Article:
One of the unmistakable aspects of full electric cars (or hybrids when running solely on battery power) is their eerie near-silence, with road, wind and tire noise being the only aural elements when an internal combustion engine isn’t part of the mix.
In fact, electric-powered vehicles can be so downright stealthy around town that Congress demanded back in 2010 that automakers add identifying sounds to their EVs (and hybrid-powered models in EV-only mode) when operating at up to 18.6 miles per hour. The idea is to help aurally alert pedestrians — especially those having vision problems — to their presence on city streets.
With the number of EVs on the market expected to swell in the coming years, the U.S. Department of Transportation recently finalized its so-called “quiet car” rules, with a deadline for full implementation in 2020.
Safety experts claim that audible EV alerts are hoped to prevent 2,400 injuries annually once they find their way into what’s expected to be about 530,000 electric-powered models.
Meeting the quiet car rules will reportedly cost car companies about $40 million a year. While that sounds like a lot of money to add sounds to an otherwise silent car, much of the cost will be going into adding especially durable external speakers that will be able to stand up to rain, snow and road salt without skipping a beat.
The DOT is leaving the details regarding exactly what kind of sounds to emit at slower speeds to the automakers. Most are expected to emit a chirping or whirring effect that would remain audible in the usual urban environment, but without being too alarming or annoying in the process.
However, the DOT’s quiet car rules allow automakers to request the ability to build multiple sounds into the system, with the driver choosing how he or she wants his EV to sound on that particular day. It’s a concept that’s similar to the “mood lighting” offered on some models that allow an owner to choose the hues that subtly illuminate their interiors.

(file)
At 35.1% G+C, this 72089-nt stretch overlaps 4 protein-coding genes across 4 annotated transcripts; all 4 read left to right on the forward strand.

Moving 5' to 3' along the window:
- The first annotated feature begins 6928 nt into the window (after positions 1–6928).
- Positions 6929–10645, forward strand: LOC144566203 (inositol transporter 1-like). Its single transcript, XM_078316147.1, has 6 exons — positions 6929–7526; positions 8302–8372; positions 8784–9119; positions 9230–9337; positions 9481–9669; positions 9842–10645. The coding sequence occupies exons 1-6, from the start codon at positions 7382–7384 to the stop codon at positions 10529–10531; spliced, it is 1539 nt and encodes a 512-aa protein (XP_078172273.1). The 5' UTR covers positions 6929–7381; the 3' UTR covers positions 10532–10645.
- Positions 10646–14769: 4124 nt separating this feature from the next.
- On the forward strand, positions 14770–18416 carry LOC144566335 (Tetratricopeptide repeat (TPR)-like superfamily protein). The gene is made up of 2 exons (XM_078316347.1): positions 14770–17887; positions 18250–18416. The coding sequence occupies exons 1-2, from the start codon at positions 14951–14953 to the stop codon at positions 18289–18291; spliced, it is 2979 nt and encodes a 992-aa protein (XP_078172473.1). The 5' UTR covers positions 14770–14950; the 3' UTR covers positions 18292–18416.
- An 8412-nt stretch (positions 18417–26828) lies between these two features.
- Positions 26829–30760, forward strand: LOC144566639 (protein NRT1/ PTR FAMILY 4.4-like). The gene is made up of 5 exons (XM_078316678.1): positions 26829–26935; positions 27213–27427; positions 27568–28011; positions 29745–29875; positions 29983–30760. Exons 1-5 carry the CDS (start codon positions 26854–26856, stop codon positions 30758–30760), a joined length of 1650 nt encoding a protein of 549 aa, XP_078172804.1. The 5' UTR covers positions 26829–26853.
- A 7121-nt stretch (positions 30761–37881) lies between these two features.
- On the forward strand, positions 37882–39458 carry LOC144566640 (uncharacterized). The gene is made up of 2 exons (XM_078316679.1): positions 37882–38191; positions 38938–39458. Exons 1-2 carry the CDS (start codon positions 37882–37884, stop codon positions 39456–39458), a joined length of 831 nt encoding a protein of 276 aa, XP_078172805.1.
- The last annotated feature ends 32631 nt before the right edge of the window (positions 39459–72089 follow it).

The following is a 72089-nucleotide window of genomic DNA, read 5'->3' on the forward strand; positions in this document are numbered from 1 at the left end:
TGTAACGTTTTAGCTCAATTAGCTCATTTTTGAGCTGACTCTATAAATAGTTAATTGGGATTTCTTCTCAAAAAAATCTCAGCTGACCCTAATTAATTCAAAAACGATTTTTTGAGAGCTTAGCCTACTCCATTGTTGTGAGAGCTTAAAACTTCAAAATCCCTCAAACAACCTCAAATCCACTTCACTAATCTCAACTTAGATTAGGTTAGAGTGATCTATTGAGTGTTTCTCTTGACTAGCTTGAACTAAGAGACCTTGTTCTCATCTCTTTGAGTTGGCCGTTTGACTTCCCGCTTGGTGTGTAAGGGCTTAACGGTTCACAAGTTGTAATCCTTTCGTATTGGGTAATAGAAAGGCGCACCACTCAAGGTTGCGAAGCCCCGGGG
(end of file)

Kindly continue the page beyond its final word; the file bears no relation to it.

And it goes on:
We might crack wise about some EV drivers choosing to spice things up with a Ferrari-like throaty exhaust note to herald their arrival at a crosswalk, but Jaguar is already doing something similar with its new I-Pace full-electric crossover SUV. Engineers have added faux engine sounds upon acceleration to help add a touch of added excitement to what would otherwise be a fairly silent launch.
As it is, automakers are designing luxury vehicles of all stripes these days with slipperier aerodynamics, added sound insulation and even electronic noise reduction systems to help make them as whisper-quiet as possible, especially at highway speeds where wind, road and tire noise can become downright intrusive. A few have subtly rechanneled or recreated engine and exhaust sounds in their sportier upscale rides for the benefit of enthusiastic drivers, but this is the first EV we’ve seen that goes a step further to recreate a visceral element that’s otherwise missing.
The I-Pace’s engine sounds will be channeled into the passenger compartment via the vehicle’s audio system, employing different tones based on the vehicle’s velocity. The added engine sounds start out fairly subtle at around speeds of 30 to 60 mph, but ramp up considerably at full throttle to provide the driver with “dynamic feedback” that would otherwise be missing to give him or her a greater sense of speed.
“We have a history of making great sounding, really fast cars, so this one needs to be no exception,” says Jaguar sound design specialist Iain Suffield.
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